Navan Fort (Emain Macha) Photo, Armagh, Northern Ireland
Quote:
Just west of the city of Armagh is Navan Fort and Visitor Center, the ancient seat of early Ulster kings and queens. Also known by its legendary name of Emain Macha, the site is a setting for several fabled and historical figures in early Irish history. One of the more prominent is Queen Macha. While pregnant, her husband wagered that she could win a footrace against a horse. She was forced to participate or have her unborn child killed. She won the race and gave birth to twins, but casting a curse on Ulster men for nine generations for having to endure the race.The Navan visitors center does a much better job of explaining this legend and several other Celtic heroes through displays and...Read More

Member Rating 4 out of 5 on September 30, 2009

Navan Fort (Emain Macha)
81 Killylea Rd.
Armagh, Northern Ireland

Grey Abbey

Attraction | "Irish Abbeys and Monasteries of the Middle Ages"

Angel from the Book of Kells Sign Photo, Dublin, Ireland
Quote:
Once St. Patrick started the ball rolling, Christianity flourished in Ireland during the middle ages. Many large and important monasteries were founded across Ireland and you can visit the ruins of many of them today. I am not exactly sure what the attraction of wandering through the rubble and partial walls is, but it is enjoyable. At a few of them, you are rewarded with viewing an ornately carved high cross, such as at Monasterboice, which is just off the main Dublin-Belfast motorway. One legacy of these monasteries is the Book of Kells, an beautifully illustrated bible produced about the year 800. The Book of Kells is on display at Trinity College in Dublin, along with other ancient books, incl...Read More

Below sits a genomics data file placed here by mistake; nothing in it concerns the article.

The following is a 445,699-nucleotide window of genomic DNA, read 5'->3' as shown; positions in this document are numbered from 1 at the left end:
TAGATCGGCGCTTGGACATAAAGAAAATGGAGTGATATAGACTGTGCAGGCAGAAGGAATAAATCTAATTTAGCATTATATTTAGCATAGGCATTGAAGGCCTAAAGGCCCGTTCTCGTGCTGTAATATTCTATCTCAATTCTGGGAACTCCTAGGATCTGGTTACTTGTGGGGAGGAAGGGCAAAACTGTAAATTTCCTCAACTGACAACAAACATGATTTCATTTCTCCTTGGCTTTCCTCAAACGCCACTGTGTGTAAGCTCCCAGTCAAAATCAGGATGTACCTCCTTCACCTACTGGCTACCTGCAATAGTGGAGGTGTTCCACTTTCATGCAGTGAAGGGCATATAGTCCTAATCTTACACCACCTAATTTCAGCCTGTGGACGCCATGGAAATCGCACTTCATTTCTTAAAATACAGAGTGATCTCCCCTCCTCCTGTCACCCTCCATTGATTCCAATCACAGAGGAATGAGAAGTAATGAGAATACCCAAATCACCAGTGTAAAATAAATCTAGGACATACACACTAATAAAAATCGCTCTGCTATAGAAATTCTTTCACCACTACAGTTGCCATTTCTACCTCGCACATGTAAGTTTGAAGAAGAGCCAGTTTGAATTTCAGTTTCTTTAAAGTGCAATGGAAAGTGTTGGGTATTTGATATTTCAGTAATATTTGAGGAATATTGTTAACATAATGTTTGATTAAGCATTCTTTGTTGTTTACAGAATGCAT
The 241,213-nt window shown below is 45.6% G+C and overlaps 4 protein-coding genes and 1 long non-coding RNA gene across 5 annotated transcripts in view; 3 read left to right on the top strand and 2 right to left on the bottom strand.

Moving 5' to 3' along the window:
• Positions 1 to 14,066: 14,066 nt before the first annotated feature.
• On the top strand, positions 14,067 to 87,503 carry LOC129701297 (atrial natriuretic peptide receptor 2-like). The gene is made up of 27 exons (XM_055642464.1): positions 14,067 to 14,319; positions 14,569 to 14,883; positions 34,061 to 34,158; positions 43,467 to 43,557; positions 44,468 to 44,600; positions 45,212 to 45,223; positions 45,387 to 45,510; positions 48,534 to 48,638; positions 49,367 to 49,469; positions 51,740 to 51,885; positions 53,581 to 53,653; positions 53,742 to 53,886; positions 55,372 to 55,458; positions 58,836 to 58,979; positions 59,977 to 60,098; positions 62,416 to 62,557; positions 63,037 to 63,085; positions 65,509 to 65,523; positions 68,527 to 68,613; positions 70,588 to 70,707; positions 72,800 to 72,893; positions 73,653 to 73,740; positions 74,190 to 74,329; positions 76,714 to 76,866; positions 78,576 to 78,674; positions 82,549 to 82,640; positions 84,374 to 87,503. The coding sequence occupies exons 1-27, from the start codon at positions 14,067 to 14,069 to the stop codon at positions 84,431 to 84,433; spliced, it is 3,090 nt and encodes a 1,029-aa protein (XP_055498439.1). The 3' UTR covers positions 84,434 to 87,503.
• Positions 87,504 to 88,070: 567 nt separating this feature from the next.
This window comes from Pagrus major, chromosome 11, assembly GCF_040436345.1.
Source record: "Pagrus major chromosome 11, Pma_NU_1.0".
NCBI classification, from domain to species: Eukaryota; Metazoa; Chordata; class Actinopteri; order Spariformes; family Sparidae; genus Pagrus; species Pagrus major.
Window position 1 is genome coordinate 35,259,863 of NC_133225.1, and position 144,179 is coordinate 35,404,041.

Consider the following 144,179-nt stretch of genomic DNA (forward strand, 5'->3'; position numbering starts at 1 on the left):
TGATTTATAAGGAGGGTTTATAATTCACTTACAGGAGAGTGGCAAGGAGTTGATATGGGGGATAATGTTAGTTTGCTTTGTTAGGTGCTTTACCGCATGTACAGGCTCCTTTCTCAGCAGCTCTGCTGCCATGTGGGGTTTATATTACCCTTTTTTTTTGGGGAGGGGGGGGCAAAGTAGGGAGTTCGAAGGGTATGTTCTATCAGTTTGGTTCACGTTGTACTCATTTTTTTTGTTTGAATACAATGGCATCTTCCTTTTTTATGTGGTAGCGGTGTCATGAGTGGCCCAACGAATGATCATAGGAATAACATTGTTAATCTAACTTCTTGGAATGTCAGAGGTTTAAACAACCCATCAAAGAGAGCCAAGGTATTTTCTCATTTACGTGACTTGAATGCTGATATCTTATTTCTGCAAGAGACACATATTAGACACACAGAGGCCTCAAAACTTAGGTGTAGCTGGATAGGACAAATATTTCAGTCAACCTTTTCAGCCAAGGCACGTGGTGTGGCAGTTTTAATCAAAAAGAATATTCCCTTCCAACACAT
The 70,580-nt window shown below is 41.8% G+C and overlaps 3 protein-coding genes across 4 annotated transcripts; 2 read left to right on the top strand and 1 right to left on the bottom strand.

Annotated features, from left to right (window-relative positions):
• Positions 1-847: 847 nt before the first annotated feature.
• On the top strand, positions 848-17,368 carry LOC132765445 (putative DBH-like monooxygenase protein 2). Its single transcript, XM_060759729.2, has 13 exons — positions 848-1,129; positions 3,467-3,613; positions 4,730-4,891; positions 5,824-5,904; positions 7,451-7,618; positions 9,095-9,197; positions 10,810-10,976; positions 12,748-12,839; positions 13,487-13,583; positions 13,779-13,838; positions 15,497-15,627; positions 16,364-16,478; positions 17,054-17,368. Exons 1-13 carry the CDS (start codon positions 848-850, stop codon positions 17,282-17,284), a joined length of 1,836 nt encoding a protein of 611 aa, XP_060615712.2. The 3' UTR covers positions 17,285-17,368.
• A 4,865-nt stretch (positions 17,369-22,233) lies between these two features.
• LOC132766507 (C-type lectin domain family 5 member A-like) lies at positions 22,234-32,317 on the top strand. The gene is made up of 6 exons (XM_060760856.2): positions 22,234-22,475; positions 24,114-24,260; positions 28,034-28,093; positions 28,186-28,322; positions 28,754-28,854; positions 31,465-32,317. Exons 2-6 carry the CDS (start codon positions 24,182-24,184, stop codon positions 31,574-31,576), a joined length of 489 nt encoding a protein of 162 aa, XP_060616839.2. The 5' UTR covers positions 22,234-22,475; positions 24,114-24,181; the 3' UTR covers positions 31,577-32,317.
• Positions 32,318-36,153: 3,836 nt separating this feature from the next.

Member Rating 3 out of 5 on September 30, 2009

Grey Abbey Ruins Photo, Greyabbey, Northern Ireland
Quote:
A more recent type of history that is of interest to many visitors to Ireland is their Irish family heritage. Over 36 million Americans have some bit of Irish ancestry. This fact, coupled with the continued popularity of genealogy as a hobby makes tracing Irish family history a common goal of visitors to the island.During our recent trip, we were able to visit the graveyard containing the tombstone of my 3-great-grandparents, the towns they were from, and a field that was part of the actual farm that my 2-great-grandfather left to come to the U.S. It takes a lot of digging, a variety of good maps, and some luck to trace your family to specific locations back in Ireland. I was...Read More
Londonderry: protestant section murals Photo, Derry, Northern Ireland
Quote:
We're suckers for the chance to walk on city walls, so we decided to drive over to Londonderry for a day of our Northern Ireland vacation. It is one of the few cities in Europe whose inner core is still surrounded by intact, fortified city walls. Londonderry's thick walls date to 1618, built to protect protestant British colonists from the Catholics (local and English). While we came for the 400 year old battlements and history, we wound up getting an excellent lesson in the 20th century Catholic-Protestant "troubles" of Northern Ireland.After our lunch, we decided to book a walking tour (we'd also considered the double decker bus tours). It turned out to be a fantastic choice, as our e...Read More